Negative feedback is used to increase the stability of a
transistor amplifier stage against fluctuations in temperature,
operating voltage, and scattering of characteristic amplification
quantities. This is achieved by feeding back a portion of the
output voltage to the input of the amplifier with reverse phase
position. For the negative current feedback used in this
experiment, the amplified current in the emitter resistor produces
the reverse-phase voltage (proportional to the current) used for
the negative feedback. In a negative voltage feedback, however, a
portion of the amplified voltage from the collector is fed back to
the base of the transistor.
Aside from the desired effects (increasing the stability of
the amplifier, linearisation of its characteristic curve, and
modification of its characteristic quantities), negative feedback
is always accompanied by a decrease in amplification.
The larger the ratio of feedback voltage to output voltage,
the larger the decrease in amplification.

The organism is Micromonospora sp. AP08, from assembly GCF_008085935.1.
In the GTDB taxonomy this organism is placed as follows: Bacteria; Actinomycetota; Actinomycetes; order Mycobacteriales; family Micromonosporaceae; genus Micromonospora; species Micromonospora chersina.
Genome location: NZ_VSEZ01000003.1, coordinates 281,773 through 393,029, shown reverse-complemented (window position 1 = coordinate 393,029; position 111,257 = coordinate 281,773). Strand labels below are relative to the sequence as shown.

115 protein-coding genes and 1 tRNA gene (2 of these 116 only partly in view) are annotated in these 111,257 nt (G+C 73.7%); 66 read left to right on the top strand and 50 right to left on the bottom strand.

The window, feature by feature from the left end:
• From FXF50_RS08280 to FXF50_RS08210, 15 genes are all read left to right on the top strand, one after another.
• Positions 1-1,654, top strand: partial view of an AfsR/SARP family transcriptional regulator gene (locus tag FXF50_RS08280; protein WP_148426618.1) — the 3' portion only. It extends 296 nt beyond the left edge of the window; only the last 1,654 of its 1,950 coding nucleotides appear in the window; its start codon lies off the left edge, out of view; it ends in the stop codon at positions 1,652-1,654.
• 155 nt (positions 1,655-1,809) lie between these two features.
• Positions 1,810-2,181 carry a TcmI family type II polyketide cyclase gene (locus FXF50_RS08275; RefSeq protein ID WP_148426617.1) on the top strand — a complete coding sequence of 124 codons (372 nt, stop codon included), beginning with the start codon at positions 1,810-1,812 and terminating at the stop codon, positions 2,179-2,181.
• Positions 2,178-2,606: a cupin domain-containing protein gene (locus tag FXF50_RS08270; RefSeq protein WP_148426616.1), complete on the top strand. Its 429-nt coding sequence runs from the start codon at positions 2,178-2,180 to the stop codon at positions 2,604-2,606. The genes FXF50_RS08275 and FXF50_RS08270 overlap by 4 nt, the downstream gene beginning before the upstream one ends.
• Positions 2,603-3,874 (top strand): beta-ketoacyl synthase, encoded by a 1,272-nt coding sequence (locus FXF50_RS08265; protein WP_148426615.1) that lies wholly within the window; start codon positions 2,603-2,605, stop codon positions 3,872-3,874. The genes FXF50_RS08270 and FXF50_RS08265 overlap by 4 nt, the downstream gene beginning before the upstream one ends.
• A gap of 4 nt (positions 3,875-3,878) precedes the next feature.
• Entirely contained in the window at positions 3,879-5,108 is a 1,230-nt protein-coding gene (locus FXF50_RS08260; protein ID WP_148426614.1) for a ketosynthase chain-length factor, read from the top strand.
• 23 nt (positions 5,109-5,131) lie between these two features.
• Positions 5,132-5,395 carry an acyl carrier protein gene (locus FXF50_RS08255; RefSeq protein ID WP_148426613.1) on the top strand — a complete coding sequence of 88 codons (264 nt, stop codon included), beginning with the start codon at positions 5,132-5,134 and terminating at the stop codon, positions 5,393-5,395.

The stabilising effect of negative current feedback can be
understood, assuming, there is a constant control voltage of, for
example, 1 V at the output of the amplifier. This is divided
between the base emitter line and the emitter resistor. Now, if the
emitter current increases due to an increase in temperature or
operating voltage, for example, then the voltage at the emitter
resistor also increases. Consequently, only a small portion of the
connected control voltage is effective for the scattering of the
transistor for the base-emitter line. This counteracts the original
increase in collector current. The same thing happens when an
alternating voltage is used for controlling. Only a portion of the
connected voltage is available for controlling the transistor when
an emitter resistor is in the circuit.
If a capacitor with a proper capacity is connected in parallel
to the emitter resistor, then the negative feedback is canceled in
the case of alternating voltage. This is not true for negative
direct current feedback, though.
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How can a transistor amplifier stage be made insensitive to
fluctuations in operating voltage?
Investigate how a transistor amplifier stage reacts when an
emitter resistor is added to the circuit.